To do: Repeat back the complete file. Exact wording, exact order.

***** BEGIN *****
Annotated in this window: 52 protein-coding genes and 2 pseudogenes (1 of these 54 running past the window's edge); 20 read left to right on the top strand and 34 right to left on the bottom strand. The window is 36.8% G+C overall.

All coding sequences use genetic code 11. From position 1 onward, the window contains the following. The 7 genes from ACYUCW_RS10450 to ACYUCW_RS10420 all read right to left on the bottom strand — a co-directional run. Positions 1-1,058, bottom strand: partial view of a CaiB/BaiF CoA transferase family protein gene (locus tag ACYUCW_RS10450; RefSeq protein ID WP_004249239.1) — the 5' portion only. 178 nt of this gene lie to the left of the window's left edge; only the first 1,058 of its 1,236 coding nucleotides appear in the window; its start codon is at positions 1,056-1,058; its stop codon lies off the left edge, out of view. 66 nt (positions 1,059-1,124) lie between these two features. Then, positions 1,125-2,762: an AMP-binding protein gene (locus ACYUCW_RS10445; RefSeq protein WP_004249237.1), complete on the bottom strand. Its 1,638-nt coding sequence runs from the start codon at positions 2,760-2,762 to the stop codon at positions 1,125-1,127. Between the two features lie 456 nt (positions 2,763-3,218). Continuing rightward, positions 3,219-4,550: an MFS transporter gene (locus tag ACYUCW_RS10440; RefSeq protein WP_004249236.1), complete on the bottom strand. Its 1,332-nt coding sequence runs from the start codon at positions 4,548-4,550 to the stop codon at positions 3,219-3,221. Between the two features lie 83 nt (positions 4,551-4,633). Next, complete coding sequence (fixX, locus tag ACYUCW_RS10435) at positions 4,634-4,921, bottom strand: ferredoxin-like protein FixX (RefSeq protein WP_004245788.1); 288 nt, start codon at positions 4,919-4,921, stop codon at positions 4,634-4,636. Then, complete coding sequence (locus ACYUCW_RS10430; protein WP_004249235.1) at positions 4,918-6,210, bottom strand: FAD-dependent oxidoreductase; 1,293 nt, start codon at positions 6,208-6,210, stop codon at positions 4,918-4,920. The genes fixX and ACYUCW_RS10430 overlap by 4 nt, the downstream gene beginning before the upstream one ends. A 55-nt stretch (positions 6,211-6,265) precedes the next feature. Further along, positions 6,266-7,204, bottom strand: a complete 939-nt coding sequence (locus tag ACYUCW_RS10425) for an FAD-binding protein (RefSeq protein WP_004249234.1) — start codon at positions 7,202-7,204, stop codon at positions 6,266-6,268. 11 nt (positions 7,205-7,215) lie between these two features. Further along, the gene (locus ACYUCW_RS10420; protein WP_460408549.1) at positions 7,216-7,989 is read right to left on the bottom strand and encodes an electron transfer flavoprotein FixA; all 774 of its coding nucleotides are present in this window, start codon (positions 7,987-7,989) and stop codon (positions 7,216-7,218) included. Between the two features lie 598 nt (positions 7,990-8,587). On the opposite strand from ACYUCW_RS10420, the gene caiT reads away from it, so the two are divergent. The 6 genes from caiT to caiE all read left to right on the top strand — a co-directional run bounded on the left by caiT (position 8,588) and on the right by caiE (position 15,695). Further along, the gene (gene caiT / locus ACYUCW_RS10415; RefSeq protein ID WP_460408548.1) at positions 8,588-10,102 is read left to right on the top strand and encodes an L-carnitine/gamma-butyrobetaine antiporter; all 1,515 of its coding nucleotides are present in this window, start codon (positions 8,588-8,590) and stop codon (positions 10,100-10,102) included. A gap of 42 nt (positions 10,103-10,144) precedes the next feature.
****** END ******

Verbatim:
Annotated in this window: 52 protein-coding genes and 2 pseudogenes (1 of these 54 running past the window's edge); 20 read left to right on the top strand and 34 right to left on the bottom strand. The window is 36.8% G+C overall.

All coding sequences use genetic code 11. From position 1 onward, the window contains the following. The 7 genes from ACYUCW_RS10450 to ACYUCW_RS10420 all read right to left on the bottom strand — a co-directional run. Positions 1-1,058, bottom strand: partial view of a CaiB/BaiF CoA transferase family protein gene (locus tag ACYUCW_RS10450; RefSeq protein ID WP_004249239.1) — the 5' portion only. 178 nt of this gene lie to the left of the window's left edge; only the first 1,058 of its 1,236 coding nucleotides appear in the window; its start codon is at positions 1,056-1,058; its stop codon lies off the left edge, out of view. 66 nt (positions 1,059-1,124) lie between these two features. Then, positions 1,125-2,762: an AMP-binding protein gene (locus ACYUCW_RS10445; RefSeq protein WP_004249237.1), complete on the bottom strand. Its 1,638-nt coding sequence runs from the start codon at positions 2,760-2,762 to the stop codon at positions 1,125-1,127. Between the two features lie 456 nt (positions 2,763-3,218). Continuing rightward, positions 3,219-4,550: an MFS transporter gene (locus tag ACYUCW_RS10440; RefSeq protein WP_004249236.1), complete on the bottom strand. Its 1,332-nt coding sequence runs from the start codon at positions 4,548-4,550 to the stop codon at positions 3,219-3,221. Between the two features lie 83 nt (positions 4,551-4,633). Next, complete coding sequence (fixX, locus tag ACYUCW_RS10435) at positions 4,634-4,921, bottom strand: ferredoxin-like protein FixX (RefSeq protein WP_004245788.1); 288 nt, start codon at positions 4,919-4,921, stop codon at positions 4,634-4,636. Then, complete coding sequence (locus ACYUCW_RS10430; protein WP_004249235.1) at positions 4,918-6,210, bottom strand: FAD-dependent oxidoreductase; 1,293 nt, start codon at positions 6,208-6,210, stop codon at positions 4,918-4,920. The genes fixX and ACYUCW_RS10430 overlap by 4 nt, the downstream gene beginning before the upstream one ends. A 55-nt stretch (positions 6,211-6,265) precedes the next feature. Further along, positions 6,266-7,204, bottom strand: a complete 939-nt coding sequence (locus tag ACYUCW_RS10425) for an FAD-binding protein (RefSeq protein WP_004249234.1) — start codon at positions 7,202-7,204, stop codon at positions 6,266-6,268. 11 nt (positions 7,205-7,215) lie between these two features. Further along, the gene (locus ACYUCW_RS10420; protein WP_460408549.1) at positions 7,216-7,989 is read right to left on the bottom strand and encodes an electron transfer flavoprotein FixA; all 774 of its coding nucleotides are present in this window, start codon (positions 7,987-7,989) and stop codon (positions 7,216-7,218) included. Between the two features lie 598 nt (positions 7,990-8,587). On the opposite strand from ACYUCW_RS10420, the gene caiT reads away from it, so the two are divergent. The 6 genes from caiT to caiE all read left to right on the top strand — a co-directional run bounded on the left by caiT (position 8,588) and on the right by caiE (position 15,695). Further along, the gene (gene caiT / locus ACYUCW_RS10415; RefSeq protein ID WP_460408548.1) at positions 8,588-10,102 is read left to right on the top strand and encodes an L-carnitine/gamma-butyrobetaine antiporter; all 1,515 of its coding nucleotides are present in this window, start codon (positions 8,588-8,590) and stop codon (positions 10,100-10,102) included. A gap of 42 nt (positions 10,103-10,144) precedes the next feature.